Asthma

• Asthma episodes can be initiated by exposure to indoor triggers.
Molds can trigger asthma episodes in individuals with an allergic reaction to mold.

Asthma afflicts about 20 million Americans, including 6.3 million children. Since 1980, the biggest growth in asthma cases has been in children under five. In 2000 there were nearly 2 million emergency room visits and nearly half a million hospitalizations due to asthma, at a cost of almost $2 billion, and causing 14 million school days missed each year.

Asthma is one of our nation's most common chronic health conditions and is on the rise. It can start in childhood, resolve, recur or develop in adulthood. Many people have both asthma and allergies. Unlike an allergy, asthma is an inflammatory disease of the lung. Since your nose connects to your lung, the inflammatory process can occur along the entire airway. Once the airway begins to swell, breathing becomes difficult. Asthmatics are often short of breath and have a feeling of tightness in the chest. All asthmatics should be under a doctor's care to manage their disease, to keep it under control and to keep them healthy.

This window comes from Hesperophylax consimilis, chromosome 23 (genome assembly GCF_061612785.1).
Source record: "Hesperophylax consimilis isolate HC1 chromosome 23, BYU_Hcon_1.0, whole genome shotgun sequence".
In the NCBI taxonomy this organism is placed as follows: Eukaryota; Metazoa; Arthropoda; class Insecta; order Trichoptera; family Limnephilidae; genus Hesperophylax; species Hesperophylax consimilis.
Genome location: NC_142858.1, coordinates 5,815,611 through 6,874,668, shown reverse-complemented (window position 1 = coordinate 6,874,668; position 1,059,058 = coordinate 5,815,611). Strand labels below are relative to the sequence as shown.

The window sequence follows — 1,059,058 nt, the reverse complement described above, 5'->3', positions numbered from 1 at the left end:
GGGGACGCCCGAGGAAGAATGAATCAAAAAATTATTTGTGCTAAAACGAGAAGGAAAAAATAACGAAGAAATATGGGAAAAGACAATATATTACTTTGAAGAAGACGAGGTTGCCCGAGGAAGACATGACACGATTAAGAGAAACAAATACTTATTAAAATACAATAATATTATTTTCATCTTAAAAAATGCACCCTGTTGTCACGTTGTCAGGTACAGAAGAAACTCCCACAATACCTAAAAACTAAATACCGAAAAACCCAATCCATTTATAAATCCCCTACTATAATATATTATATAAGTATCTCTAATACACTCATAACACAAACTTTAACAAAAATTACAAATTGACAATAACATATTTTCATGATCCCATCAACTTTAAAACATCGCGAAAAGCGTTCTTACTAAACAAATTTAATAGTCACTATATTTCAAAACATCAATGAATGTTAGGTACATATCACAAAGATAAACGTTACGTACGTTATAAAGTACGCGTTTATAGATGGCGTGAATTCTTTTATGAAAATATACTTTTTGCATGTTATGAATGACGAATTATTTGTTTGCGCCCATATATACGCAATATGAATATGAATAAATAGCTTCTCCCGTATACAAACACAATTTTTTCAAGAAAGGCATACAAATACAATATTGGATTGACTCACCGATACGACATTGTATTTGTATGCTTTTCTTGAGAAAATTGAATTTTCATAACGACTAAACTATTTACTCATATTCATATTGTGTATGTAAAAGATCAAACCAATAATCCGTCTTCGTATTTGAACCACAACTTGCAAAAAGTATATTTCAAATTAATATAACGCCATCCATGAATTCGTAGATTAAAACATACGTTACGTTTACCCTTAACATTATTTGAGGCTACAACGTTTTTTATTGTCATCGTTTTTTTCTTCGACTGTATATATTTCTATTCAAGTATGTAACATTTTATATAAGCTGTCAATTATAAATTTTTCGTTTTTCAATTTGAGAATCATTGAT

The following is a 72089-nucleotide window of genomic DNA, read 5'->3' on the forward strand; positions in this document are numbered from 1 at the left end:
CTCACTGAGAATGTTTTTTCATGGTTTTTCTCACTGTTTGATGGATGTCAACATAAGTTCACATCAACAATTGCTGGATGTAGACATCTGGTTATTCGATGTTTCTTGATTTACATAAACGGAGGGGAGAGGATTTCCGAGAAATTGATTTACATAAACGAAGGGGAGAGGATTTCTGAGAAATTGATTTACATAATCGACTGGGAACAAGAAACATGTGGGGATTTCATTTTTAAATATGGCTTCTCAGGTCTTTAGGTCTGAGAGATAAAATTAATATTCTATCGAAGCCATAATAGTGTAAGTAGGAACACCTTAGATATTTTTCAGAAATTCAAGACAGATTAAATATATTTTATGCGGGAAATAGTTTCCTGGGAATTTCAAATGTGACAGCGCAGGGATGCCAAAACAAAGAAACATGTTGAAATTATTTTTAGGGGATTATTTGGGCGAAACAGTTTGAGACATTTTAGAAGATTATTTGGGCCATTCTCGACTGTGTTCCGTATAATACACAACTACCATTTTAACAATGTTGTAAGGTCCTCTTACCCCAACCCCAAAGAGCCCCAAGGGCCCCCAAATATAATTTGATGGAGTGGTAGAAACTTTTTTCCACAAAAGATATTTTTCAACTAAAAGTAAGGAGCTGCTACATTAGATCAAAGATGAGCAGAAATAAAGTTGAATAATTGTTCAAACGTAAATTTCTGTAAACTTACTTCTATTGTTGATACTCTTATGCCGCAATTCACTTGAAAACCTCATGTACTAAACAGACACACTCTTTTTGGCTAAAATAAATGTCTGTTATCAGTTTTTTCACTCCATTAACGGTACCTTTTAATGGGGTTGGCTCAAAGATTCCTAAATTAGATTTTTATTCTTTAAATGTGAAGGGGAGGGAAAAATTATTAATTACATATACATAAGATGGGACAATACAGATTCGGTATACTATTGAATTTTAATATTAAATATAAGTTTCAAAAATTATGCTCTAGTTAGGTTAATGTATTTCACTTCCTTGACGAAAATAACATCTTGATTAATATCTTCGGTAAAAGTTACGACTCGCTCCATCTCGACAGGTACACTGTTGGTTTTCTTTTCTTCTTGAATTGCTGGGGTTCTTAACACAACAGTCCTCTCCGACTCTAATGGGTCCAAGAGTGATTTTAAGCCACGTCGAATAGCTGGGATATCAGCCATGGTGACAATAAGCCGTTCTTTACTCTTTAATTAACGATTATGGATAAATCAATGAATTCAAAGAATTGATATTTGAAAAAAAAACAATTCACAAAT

Some Common Triggers Are

• Mold • Exercise • Stress • Pollen • Dust mites • Pets and animals

• Cigarette smoke • Cockroaches • Cold air • Respiratory infections

For more information about Asthma see asthma epa info link

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